I spent much of the last year of my term in office talking about Iran. Whether because of its role as the prime sponsor of Islamic terrorism in the world - the creator of Hezbollah and the driving force behind Hamas - or as the chief foreign-power obstacle to a peaceful, democratic Iraq, Iran is our greatest national security concern.

Much is being made of the new National Intelligence Estimate (NIE) that Iran, under pressure from economic sanctions, stopped its nuclear program in 2003. That same report, however, states that Iran is continuing to enrich uranium at a pace that would result in weapons-grade nuclear material by 2010 to 2015. Iran also announced last month that it had developed a missile that could deliver a nuclear warhead to Jerusalem. And Iran's negotiators last week in London announced that all past proposals to limit Iran's nuclear program were irrelevant and that further talk of curbing its uranium enrichment was unnecessary.

We must view this information in light of the continued obsession of Iranian President Mahmoud Ahmadinejad with the return of the Twelfth Imam. That's the ninth-century Shiite leader who, according to his view of Shiite theology, will return to earth to lead them after an Armageddon in which Islam has conquered Christians and killed the Jews. The Iranian president continues to maintain that one of the foundational reasons for the creation of Israel, the Holocaust, never happened, and he marked the occasion of last week's Mideast summit in Annapolis by again threatening Israel. Nice.

A consensus has developed that a nuclear-armed Iran would be our greatest national security challenge since the end of the Cold War. The NIE assessment also tends to support the consensus that a combination of economic sanctions, diplomacy and support for pro-democracy groups can be effective in getting Iran to give up its nuclear ambitions.

That is why I introduced the Iran Freedom Support Act in 2004. This bill became law last year. It funds pro-democracy groups and imposes tighter sanctions on Iran. Last month, the Bush administration, using authority granted in this new law, imposed the toughest sanctions against Iran to date. These sanctions are designed to make it more difficult for non-U.S. companies to do business with Iran - and pressure the regime to begin serious talks on ceasing its drive to acquire nuclear weapons. They've also contributed to the economic woes that have damaged the regime's popularity.

It's vital that we put aside politics to find new and effective ways to confront Ahmadinejad and Iran's mullahs. As one presidential candidate recently stated: "The Iranian government uses the billions of dollars it earns from its oil and gas industry to build its nuclear program and to fund terrorist groups that export its militaristic and radical ideology to Iraq and throughout the Middle East."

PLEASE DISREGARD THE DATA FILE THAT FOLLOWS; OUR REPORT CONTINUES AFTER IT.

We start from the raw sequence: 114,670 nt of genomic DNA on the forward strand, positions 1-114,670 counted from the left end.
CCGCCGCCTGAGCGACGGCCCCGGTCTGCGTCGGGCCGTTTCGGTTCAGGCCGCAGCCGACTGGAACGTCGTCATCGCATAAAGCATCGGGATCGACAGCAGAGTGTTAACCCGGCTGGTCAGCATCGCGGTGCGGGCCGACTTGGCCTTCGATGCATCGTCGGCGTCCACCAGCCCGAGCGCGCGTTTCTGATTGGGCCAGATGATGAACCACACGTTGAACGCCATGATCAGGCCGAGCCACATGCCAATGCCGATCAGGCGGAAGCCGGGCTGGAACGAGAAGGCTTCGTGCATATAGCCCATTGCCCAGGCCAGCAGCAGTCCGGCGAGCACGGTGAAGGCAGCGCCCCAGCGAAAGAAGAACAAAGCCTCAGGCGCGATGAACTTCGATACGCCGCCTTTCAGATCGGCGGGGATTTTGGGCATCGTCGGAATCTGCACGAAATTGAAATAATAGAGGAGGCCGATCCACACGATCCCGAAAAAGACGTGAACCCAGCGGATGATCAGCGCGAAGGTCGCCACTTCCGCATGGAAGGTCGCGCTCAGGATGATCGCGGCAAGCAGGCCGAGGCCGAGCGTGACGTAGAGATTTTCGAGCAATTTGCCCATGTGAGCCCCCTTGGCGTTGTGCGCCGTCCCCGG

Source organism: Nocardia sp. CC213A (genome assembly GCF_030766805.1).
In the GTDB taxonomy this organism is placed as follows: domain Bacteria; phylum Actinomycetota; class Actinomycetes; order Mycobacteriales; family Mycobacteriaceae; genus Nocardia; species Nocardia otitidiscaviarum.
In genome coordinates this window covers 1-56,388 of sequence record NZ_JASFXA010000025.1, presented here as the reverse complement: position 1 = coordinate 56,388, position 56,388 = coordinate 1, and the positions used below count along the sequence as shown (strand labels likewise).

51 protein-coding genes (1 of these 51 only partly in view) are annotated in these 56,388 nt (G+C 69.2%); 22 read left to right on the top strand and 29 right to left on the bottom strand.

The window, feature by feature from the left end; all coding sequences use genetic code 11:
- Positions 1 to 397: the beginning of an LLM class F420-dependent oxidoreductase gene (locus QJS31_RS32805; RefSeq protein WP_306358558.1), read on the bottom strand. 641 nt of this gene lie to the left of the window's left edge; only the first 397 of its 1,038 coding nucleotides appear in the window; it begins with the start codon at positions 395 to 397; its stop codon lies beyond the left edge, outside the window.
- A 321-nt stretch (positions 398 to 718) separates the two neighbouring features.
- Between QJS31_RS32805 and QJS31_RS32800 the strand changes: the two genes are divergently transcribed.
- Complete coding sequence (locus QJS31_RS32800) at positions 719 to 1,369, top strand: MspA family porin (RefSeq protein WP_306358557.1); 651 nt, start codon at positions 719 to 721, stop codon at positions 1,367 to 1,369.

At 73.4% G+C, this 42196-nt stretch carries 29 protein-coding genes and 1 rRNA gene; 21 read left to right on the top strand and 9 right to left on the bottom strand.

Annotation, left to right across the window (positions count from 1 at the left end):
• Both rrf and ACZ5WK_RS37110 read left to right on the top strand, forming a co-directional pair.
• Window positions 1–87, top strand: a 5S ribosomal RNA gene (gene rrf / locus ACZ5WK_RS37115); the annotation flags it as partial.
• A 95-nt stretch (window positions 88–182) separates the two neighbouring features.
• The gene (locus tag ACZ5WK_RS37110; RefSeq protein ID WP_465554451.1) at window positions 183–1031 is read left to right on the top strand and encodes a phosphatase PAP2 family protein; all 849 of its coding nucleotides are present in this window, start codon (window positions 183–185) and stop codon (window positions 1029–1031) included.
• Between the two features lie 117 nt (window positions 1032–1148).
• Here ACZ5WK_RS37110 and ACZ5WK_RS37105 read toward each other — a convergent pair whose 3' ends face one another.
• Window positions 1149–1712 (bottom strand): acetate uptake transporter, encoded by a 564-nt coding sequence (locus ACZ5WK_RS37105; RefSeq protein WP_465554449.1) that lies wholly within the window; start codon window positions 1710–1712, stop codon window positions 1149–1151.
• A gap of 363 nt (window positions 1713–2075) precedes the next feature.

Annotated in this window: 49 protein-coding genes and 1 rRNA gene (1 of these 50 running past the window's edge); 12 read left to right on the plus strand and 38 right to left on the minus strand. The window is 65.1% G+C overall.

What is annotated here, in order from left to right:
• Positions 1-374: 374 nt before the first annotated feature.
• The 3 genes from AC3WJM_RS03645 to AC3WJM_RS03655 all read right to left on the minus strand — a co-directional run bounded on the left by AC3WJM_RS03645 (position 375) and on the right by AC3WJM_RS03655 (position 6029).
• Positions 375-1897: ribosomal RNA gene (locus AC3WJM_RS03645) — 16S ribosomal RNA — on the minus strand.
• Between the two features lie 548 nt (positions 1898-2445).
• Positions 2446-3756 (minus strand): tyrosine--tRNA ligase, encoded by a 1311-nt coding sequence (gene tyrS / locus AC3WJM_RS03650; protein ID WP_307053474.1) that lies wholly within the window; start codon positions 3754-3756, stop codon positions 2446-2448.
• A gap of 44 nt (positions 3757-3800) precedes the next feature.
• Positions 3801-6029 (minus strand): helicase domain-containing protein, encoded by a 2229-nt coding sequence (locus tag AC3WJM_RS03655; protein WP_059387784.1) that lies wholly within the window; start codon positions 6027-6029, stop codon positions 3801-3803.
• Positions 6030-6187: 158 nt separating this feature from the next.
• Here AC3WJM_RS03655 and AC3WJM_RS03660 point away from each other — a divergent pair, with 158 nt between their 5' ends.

Rudolph Giuliani? Mitt Romney? Fred Thompson? No, it was the can't-we-all-get-along candidate, Barack Obama.

While Americans have been prohibited from direct commercial transactions with Iran for decades, many foreign companies, particularly European energy firms, still do business with the Iranian regime. Thus, they are supporting, at least indirectly, Iran's quest for a nuclear weapon. The problem is that many U.S. mutual and pension funds invest in these foreign companies. The solution is what's happening in many states: passage of laws requiring that their state funds, particularly their pension plans, not invest in companies that do business in Iran.

Last summer, I campaigned with Missouri Treasurer Sarah Steelman, who has led an effort to divest the Missouri State Employee Retirement System from companies doing business with nations that the U.S. State Department lists as state sponsors of terror. Missouri now has a terror-free investment fund for its public employees and for investors in the state's college-savings program.

Since adopting a terror-free investment policy, the Missouri Investment Trust's performance has actually improved, outperforming a benchmark index by a substantial margin. And, last month, despite opposition from California's profit-fixated fund managers, Gov. Arnold Schwarzenegger signed legislation to require the state's pension fund - the nation's largest - to divest of companies doing business with Iran. You can count on Ahhnold to keep going after the bad guys.

Thanks to Pennsylvania state Rep. Josh Shapiro (D., Montgomery), our legislature is getting into the act. He's sponsored three divestment bills (HB 1085, HB 1086 and HB 1087) now making their way through the state House. Soon, the Appropriations Committee will consider his efforts to pull $10 billion in state-managed funds out of companies doing business in nations designated as state sponsors of terrorism.

Gov. Rendell and our legislators have a great opportunity to help defeat our enemies and potentially save thousands of lives. They should seize it now! As Shapiro says, "Our commonwealth must use its economic might to stand with our allies, isolate our enemies, and help win the war. Divesting from terror-sponsoring nations is the best way to accomplish these objectives."